In a clustered index,
that are not part of the primary key may be stored on
separately allocated (“overflow”) pages. We call
these “off-page columns” whose values are stored
on singly-linked lists of overflow pages.
For tables created in
ROW_FORMAT=COMPRESSED, the values of
VARCHAR columns may be stored fully
off-page, depending on their length and the length of the
entire row. For columns that are stored off-page, the
clustered index record only contains 20-byte pointers to the
overflow pages, one per column. Whether any columns are stored
off-page depends on the page size and the total size of the
row. When the row is too long to fit entirely within the page
of the clustered index, InnoDB chooses the longest columns
for off-page storage until the row fits on the clustered index
page. As noted above, if a row does not fit by itself on a
compressed page, an error occurs.
Tables created in previous versions of InnoDB use the
“Antelope” file format, which supports only
ROW_FORMAT=COMPACT. In these
formats, InnoDB stores the first 768 bytes of
TEXT columns in the clustered index record
along with the primary key. The 768-byte prefix is followed by
a 20-byte pointer to the overflow pages that contain the rest
of the column value.
When a table is in
COMPRESSED format, all data written to
overflow pages is compressed “as is”; that is,
InnoDB applies the zlib compression algorithm to the entire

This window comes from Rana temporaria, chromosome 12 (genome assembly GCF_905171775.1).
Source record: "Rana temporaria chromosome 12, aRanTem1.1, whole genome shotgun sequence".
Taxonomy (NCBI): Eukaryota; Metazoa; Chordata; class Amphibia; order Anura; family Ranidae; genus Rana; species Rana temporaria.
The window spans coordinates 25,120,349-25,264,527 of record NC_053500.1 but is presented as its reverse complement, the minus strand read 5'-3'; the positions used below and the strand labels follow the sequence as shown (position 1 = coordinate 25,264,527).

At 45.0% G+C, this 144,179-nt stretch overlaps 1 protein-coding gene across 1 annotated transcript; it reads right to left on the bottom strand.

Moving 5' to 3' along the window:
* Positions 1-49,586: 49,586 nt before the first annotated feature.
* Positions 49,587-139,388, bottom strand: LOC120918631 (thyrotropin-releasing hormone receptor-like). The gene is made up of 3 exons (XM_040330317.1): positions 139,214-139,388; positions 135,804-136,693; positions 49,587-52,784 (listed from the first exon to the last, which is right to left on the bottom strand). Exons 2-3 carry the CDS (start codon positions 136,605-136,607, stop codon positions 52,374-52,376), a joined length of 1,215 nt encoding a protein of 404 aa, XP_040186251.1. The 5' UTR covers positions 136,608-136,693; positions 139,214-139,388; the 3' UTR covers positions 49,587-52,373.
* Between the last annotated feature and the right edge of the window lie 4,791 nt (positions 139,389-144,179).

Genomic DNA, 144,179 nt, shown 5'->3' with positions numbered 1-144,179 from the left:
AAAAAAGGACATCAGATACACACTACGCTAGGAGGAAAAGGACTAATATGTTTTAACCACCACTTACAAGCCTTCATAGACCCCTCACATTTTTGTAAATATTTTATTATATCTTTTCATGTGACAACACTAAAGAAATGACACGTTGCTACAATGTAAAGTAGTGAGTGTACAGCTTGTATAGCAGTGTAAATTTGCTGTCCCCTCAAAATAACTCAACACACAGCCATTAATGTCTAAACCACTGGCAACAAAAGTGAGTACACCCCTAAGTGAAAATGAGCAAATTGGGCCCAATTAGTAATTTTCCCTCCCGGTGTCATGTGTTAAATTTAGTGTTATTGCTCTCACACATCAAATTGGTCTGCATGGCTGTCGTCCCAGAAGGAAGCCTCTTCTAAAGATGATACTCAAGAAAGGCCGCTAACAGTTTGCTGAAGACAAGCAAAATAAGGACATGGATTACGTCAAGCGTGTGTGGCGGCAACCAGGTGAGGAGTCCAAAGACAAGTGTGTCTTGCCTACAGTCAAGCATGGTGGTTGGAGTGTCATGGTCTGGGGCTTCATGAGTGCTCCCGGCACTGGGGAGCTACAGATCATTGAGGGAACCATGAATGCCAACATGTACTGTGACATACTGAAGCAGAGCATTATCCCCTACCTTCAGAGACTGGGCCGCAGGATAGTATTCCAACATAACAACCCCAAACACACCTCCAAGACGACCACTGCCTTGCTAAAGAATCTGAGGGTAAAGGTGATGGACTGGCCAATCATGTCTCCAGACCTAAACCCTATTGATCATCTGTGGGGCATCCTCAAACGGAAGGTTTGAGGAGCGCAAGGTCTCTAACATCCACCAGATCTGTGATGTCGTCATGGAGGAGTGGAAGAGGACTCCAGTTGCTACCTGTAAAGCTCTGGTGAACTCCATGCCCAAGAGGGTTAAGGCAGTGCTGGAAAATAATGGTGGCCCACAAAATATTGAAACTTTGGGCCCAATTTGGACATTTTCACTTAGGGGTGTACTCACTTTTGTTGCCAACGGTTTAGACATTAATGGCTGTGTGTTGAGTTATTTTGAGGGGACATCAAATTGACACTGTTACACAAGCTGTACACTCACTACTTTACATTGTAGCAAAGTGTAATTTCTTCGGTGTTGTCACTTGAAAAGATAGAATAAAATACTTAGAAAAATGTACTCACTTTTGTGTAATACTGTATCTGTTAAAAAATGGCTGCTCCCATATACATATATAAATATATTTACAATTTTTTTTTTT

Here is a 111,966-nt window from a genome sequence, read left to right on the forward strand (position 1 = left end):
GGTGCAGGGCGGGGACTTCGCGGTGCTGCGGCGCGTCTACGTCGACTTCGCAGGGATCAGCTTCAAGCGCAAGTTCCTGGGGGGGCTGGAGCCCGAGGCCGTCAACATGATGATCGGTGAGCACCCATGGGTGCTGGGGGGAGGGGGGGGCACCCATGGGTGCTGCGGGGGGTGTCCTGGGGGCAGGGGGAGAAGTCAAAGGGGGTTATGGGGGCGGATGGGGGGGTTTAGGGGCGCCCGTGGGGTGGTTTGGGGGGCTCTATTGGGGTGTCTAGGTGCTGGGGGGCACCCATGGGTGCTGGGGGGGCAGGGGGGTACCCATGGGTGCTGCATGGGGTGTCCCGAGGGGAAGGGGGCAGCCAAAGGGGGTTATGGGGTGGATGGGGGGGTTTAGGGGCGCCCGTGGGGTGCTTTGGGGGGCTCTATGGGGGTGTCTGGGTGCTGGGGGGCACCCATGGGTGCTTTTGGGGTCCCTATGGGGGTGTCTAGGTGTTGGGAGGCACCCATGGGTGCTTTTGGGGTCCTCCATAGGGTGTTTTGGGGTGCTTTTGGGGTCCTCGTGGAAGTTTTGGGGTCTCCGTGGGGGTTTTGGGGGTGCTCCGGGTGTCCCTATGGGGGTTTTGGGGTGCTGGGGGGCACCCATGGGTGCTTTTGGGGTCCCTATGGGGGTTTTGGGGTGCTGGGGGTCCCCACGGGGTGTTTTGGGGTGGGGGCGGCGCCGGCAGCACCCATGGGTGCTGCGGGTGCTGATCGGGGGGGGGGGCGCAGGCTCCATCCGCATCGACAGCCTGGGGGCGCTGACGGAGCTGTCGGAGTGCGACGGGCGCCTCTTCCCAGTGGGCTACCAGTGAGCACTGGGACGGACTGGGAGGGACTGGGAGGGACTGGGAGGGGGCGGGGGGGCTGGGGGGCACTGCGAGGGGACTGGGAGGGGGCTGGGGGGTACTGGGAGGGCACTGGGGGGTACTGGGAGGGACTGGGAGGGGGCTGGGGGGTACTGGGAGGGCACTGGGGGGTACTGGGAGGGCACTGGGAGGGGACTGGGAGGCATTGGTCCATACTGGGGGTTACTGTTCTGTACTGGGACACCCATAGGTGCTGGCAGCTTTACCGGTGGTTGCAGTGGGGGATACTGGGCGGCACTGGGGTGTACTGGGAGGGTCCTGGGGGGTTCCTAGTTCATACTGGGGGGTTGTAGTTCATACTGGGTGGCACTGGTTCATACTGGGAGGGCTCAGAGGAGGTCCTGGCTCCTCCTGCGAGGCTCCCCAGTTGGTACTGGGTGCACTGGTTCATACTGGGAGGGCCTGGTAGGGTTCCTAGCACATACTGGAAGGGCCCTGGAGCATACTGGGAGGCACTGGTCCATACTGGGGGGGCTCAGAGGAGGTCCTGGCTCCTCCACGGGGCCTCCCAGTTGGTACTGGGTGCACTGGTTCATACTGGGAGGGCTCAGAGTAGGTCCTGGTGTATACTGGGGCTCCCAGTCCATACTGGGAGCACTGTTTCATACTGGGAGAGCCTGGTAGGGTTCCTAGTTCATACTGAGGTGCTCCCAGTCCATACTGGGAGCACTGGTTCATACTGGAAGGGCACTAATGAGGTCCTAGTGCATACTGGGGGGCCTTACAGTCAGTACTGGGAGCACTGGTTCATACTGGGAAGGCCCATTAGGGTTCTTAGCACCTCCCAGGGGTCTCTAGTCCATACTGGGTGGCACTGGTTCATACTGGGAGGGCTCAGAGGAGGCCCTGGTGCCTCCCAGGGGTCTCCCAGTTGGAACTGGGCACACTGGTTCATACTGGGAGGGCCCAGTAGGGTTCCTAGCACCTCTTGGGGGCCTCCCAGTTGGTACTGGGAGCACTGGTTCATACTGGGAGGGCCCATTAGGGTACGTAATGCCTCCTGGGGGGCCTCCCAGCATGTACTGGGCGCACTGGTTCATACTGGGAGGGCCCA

data item. Other than the data, compressed overflow pages
contain an uncompressed header and trailer comprising a page
checksum and a link to the next overflow page, among other
things. Therefore, very significant storage savings can be
obtained for longer
if the data is highly compressible, as is often the case with
text data (but not previously compressed images).
The overflow pages are of the same size as other pages. A row containing ten columns stored off-page occupies ten overflow pages, even if the total length of the columns is only 8K bytes. In an uncompressed table, ten uncompressed overflow pages occupy 160K bytes. In a compressed table with an 8K page size, they occupy only 80K bytes. Thus, it is often more efficient to use compressed table format for tables with long column values.
Using a 16K compressed page size can reduce storage and I/O
TEXT columns, because such data often
compress well, and might therefore require fewer
“overflow” pages, even though the B-tree nodes
themselves take as many pages as in the uncompressed form.